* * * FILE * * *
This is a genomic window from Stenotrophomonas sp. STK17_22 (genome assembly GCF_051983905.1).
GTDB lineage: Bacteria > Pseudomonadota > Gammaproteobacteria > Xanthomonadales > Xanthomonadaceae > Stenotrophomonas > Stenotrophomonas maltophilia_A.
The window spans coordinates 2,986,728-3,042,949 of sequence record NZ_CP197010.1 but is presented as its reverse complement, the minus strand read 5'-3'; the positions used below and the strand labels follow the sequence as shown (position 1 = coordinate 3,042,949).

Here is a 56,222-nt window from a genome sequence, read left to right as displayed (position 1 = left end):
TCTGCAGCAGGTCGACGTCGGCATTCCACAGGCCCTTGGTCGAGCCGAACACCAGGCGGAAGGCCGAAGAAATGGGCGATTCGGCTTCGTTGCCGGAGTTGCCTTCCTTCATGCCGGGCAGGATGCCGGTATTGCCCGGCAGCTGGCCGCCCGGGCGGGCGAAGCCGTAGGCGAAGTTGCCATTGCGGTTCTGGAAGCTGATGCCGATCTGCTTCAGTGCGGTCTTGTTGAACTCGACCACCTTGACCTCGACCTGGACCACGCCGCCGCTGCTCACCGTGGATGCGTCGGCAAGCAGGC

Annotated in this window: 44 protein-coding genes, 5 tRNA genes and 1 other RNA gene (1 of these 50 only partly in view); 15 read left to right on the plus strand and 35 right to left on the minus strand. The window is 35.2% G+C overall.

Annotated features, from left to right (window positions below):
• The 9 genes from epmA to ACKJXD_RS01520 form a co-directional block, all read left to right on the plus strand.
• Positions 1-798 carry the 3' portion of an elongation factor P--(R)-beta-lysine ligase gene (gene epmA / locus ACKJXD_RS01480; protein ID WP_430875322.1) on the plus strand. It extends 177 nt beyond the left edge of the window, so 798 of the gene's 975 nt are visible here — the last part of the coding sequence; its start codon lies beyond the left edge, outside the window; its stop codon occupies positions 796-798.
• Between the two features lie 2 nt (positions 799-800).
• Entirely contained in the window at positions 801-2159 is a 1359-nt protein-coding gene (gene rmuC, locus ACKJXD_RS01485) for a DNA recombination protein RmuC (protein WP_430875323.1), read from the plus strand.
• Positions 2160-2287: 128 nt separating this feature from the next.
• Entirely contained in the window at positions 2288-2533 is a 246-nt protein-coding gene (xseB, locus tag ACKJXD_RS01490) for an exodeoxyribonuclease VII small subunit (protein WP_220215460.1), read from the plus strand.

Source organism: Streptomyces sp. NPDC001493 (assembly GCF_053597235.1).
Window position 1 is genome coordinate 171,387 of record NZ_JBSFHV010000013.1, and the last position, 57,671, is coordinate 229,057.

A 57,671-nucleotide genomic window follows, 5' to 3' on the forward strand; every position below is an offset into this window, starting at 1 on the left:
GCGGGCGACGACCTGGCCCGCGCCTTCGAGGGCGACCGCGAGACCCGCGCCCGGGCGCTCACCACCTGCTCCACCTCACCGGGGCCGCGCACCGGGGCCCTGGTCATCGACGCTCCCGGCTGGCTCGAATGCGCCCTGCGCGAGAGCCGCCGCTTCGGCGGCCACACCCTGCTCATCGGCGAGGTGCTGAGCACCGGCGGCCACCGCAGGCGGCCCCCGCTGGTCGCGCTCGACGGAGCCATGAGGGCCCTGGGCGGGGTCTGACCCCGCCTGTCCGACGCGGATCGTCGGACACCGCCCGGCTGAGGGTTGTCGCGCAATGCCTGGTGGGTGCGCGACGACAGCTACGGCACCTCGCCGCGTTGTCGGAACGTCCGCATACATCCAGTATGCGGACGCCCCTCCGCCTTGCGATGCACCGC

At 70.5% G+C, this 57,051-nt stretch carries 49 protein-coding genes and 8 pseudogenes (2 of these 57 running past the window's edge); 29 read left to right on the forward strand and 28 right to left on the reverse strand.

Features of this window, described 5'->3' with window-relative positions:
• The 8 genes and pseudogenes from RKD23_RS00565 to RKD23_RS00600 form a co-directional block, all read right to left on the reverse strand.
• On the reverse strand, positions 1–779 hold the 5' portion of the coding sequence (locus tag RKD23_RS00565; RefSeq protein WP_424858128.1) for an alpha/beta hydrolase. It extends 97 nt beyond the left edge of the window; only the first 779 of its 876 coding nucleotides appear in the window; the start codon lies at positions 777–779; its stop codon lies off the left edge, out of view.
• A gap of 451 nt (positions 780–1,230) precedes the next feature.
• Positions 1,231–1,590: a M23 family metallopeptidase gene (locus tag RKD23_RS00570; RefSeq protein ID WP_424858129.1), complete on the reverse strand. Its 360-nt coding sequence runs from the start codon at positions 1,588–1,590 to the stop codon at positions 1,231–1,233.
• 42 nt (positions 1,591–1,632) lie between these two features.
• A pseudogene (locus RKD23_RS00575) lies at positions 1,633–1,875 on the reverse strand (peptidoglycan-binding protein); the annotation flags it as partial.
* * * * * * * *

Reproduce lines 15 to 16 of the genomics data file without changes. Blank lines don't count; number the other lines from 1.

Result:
Window position 1 is genome coordinate 171,387 of record NZ_JBSFHV010000013.1, and the last position, 57,671, is coordinate 229,057.

A 57,671-nucleotide genomic window follows, 5' to 3' on the forward strand; every position below is an offset into this window, starting at 1 on the left: